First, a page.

Ultrasound-guided Procedures in the Treatment of Meniscal Tears

The purpose of this research study is to determine the safety and effectiveness of two different treatments, micro-fragmented adipose tissue (MFAT) and saline injection, for the treatment of meniscal tears. Participants are randomly assigned to one of these two treatment groups. 

Micro-fragmented adipose tissue injection is a treatment technique that uses a person's fat tissue to fill joint, muscle, ligament, and/or cartilage defects, like those associated with meniscal tears. Fat is harvested from the abdomen and then prepared using a special device. The fat is then injected into your knee using ultrasound guidance. 

The goal of MFAT and saline injections is stimulation of tissue healing to reduce knee pain and dysfunction. 

 

 

Duration

Participation lasts for approximately 12 months and involves up to 7 visits. The initial screening and treatment visits take approximately 2-3 hours. The remaining follow-up visits will be done either over the phone, online, or in the clinic and could take up to 1 hour. The clinic is located at the New Jersey Regenerative Institute in Cedar Knolls, NJ.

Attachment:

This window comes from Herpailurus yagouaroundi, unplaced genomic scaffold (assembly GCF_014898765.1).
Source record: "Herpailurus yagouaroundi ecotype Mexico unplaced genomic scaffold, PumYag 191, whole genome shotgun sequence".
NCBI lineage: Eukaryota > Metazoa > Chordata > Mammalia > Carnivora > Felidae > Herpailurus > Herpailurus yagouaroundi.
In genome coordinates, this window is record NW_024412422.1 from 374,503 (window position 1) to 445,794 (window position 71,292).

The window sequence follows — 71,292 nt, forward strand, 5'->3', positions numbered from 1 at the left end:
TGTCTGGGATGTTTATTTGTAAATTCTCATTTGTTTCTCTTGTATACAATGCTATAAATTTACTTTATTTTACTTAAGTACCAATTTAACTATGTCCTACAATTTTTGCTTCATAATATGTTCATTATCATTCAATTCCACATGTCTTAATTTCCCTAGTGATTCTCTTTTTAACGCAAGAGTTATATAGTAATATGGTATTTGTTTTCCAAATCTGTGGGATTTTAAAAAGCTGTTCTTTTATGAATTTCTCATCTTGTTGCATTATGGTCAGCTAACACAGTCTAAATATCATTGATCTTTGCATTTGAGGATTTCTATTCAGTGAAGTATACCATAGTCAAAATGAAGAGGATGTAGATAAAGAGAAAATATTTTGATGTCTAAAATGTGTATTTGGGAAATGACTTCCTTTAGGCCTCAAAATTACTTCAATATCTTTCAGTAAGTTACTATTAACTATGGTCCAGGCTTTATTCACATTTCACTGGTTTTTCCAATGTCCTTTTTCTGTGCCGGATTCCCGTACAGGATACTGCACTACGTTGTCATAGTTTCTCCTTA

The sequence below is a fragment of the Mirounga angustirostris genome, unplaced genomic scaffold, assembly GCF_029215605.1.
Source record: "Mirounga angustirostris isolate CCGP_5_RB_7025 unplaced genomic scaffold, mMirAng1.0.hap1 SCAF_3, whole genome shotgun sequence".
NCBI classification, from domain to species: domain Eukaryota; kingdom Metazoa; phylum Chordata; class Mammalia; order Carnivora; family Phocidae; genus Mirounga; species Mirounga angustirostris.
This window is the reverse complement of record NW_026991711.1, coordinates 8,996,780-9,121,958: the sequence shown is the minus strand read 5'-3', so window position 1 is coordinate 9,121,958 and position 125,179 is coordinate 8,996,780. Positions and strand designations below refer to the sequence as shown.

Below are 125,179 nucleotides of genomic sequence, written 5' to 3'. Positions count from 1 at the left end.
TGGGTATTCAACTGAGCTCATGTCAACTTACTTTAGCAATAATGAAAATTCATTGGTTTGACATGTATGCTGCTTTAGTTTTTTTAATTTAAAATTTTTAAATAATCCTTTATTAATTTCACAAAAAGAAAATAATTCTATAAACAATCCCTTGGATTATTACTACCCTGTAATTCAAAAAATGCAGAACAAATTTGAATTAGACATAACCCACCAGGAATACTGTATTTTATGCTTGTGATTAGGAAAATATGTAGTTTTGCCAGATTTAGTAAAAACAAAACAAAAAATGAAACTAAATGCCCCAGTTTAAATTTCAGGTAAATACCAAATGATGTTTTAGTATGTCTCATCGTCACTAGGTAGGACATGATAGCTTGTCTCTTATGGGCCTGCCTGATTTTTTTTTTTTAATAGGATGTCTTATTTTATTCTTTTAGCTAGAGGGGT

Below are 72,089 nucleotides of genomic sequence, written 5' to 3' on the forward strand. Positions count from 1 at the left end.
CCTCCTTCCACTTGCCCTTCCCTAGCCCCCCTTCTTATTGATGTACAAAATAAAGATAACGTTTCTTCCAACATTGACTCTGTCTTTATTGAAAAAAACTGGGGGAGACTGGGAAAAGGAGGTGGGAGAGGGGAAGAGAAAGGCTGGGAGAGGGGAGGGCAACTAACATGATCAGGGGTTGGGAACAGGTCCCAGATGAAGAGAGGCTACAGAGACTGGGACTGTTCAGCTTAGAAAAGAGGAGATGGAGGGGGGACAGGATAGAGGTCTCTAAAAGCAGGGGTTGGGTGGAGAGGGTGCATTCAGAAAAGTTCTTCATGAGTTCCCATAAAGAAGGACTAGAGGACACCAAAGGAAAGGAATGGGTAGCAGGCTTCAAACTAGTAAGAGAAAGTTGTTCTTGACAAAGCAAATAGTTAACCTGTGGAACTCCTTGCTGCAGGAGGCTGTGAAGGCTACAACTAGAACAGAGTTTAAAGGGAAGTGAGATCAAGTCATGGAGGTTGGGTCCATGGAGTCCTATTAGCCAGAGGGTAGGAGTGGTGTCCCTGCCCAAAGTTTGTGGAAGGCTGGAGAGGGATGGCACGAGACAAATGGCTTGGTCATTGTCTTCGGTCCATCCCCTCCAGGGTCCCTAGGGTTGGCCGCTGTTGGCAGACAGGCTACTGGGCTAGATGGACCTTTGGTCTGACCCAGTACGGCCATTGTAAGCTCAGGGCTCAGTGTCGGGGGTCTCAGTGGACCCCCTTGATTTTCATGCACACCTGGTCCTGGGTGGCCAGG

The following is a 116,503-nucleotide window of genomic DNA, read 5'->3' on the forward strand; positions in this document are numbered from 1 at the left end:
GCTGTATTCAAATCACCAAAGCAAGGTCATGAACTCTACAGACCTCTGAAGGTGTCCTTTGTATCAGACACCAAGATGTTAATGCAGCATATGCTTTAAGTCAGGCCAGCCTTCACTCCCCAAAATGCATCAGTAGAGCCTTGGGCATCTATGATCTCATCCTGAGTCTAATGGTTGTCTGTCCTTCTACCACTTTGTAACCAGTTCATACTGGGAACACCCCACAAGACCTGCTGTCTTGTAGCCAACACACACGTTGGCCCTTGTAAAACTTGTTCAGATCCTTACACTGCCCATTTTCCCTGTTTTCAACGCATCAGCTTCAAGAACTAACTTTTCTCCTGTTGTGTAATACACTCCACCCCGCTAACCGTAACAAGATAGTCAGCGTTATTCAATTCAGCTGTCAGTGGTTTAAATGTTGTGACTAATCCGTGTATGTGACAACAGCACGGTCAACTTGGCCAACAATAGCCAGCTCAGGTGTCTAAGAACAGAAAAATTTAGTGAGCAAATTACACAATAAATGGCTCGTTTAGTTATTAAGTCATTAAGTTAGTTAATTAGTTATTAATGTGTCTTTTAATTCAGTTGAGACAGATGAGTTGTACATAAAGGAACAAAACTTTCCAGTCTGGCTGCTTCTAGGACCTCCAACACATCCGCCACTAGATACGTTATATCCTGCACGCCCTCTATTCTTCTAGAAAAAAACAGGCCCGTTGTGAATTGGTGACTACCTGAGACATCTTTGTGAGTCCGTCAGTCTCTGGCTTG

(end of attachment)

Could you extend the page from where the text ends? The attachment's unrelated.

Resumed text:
Inclusion Criteria
  • Active duty military personnel who are 18-45 years of age
  • have at least one of the following symptoms in a knee: clicking, popping, giving way, pain with pivoting or twisting, and/or pain that occurs occasionally or irregularly
  • have pain that can occur when the knee joint line is manipulated or compressed
  • have pain on the outside of the knee that has persisted for a least 3 months
  • have MRI or arthroscopic evidence of a meniscal tear
  • have failed conservative treatment, which has included anti-inflammatory or other medications for pain; physical therapy, or injections that include corticosteroids and/or hyaluronic acid

 

  • You would also qualify if you have been told by an orthopedic surgeon that you would be a candidate for arthroscopic partial meniscectomy.

 

 

Compensation

There is no compensation for participating in this study. 

Research Categories
Knee Pain
Healthy Volunteers
Actively Recruiting
Yes
Research Coordinator